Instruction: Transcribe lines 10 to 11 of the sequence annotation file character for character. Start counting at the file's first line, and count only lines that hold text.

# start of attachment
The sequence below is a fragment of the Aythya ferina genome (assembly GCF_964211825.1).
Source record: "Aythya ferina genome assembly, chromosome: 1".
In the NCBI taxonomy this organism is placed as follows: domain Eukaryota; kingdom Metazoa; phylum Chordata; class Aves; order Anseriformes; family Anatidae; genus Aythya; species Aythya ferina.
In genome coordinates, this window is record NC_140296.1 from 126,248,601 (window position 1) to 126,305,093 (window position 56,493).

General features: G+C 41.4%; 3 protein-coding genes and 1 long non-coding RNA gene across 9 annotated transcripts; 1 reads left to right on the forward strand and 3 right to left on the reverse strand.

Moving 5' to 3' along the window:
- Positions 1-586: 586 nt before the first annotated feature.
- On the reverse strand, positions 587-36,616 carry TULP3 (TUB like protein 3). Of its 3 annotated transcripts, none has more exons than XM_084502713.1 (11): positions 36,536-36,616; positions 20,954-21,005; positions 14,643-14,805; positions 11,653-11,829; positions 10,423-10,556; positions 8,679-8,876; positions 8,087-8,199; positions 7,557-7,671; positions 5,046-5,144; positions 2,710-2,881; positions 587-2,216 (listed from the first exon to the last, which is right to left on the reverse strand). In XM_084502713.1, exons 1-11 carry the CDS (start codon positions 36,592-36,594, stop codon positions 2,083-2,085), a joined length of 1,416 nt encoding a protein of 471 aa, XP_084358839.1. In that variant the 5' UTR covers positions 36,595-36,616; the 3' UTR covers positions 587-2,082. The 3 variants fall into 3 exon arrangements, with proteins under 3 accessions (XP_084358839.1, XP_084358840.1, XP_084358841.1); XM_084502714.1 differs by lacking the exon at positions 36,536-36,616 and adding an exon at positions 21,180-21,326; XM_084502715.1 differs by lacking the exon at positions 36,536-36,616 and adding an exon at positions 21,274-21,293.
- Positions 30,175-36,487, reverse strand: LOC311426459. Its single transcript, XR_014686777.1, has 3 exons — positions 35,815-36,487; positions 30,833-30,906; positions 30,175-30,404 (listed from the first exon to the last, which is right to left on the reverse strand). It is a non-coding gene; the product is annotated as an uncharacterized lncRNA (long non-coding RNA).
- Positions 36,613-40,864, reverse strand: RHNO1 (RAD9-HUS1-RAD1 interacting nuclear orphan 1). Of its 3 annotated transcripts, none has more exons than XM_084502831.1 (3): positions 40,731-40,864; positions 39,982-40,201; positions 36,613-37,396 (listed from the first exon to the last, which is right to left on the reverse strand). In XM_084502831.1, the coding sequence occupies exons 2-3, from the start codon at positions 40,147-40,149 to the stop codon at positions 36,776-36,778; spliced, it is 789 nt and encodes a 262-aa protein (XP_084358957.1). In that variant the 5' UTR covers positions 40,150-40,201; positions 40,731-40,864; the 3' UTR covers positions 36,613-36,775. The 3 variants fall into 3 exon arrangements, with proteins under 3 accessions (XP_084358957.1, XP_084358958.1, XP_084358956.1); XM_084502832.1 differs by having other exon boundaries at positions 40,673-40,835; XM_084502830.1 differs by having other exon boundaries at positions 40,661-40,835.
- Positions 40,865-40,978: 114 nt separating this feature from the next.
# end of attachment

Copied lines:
- Positions 36,613-40,864, reverse strand: RHNO1 (RAD9-HUS1-RAD1 interacting nuclear orphan 1). Of its 3 annotated transcripts, none has more exons than XM_084502831.1 (3): positions 40,731-40,864; positions 39,982-40,201; positions 36,613-37,396 (listed from the first exon to the last, which is right to left on the reverse strand). In XM_084502831.1, the coding sequence occupies exons 2-3, from the start codon at positions 40,147-40,149 to the stop codon at positions 36,776-36,778; spliced, it is 789 nt and encodes a 262-aa protein (XP_084358957.1). In that variant the 5' UTR covers positions 40,150-40,201; positions 40,731-40,864; the 3' UTR covers positions 36,613-36,775. The 3 variants fall into 3 exon arrangements, with proteins under 3 accessions (XP_084358957.1, XP_084358958.1, XP_084358956.1); XM_084502832.1 differs by having other exon boundaries at positions 40,673-40,835; XM_084502830.1 differs by having other exon boundaries at positions 40,661-40,835.
- Positions 40,865-40,978: 114 nt separating this feature from the next.